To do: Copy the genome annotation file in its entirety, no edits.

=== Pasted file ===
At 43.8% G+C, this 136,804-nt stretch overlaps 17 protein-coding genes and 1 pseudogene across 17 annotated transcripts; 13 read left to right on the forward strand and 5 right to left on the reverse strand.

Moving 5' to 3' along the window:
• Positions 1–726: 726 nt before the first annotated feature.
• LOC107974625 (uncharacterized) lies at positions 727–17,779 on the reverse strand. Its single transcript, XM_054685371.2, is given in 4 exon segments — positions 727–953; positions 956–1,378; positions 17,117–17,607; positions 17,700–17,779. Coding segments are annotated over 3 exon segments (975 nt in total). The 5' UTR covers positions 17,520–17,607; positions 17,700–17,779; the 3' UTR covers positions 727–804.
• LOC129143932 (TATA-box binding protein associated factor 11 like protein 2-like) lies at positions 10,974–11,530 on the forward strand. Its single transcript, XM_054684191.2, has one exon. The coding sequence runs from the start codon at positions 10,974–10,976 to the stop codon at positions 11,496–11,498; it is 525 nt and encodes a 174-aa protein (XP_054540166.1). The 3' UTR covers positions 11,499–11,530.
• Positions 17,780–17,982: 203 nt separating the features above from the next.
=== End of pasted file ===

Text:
At 43.8% G+C, this 136,804-nt stretch overlaps 17 protein-coding genes and 1 pseudogene across 17 annotated transcripts; 13 read left to right on the forward strand and 5 right to left on the reverse strand.

Moving 5' to 3' along the window:
• Positions 1–726: 726 nt before the first annotated feature.
• LOC107974625 (uncharacterized) lies at positions 727–17,779 on the reverse strand. Its single transcript, XM_054685371.2, is given in 4 exon segments — positions 727–953; positions 956–1,378; positions 17,117–17,607; positions 17,700–17,779. Coding segments are annotated over 3 exon segments (975 nt in total). The 5' UTR covers positions 17,520–17,607; positions 17,700–17,779; the 3' UTR covers positions 727–804.
• LOC129143932 (TATA-box binding protein associated factor 11 like protein 2-like) lies at positions 10,974–11,530 on the forward strand. Its single transcript, XM_054684191.2, has one exon. The coding sequence runs from the start codon at positions 10,974–10,976 to the stop codon at positions 11,496–11,498; it is 525 nt and encodes a 174-aa protein (XP_054540166.1). The 3' UTR covers positions 11,499–11,530.
• Positions 17,780–17,982: 203 nt separating the features above from the next.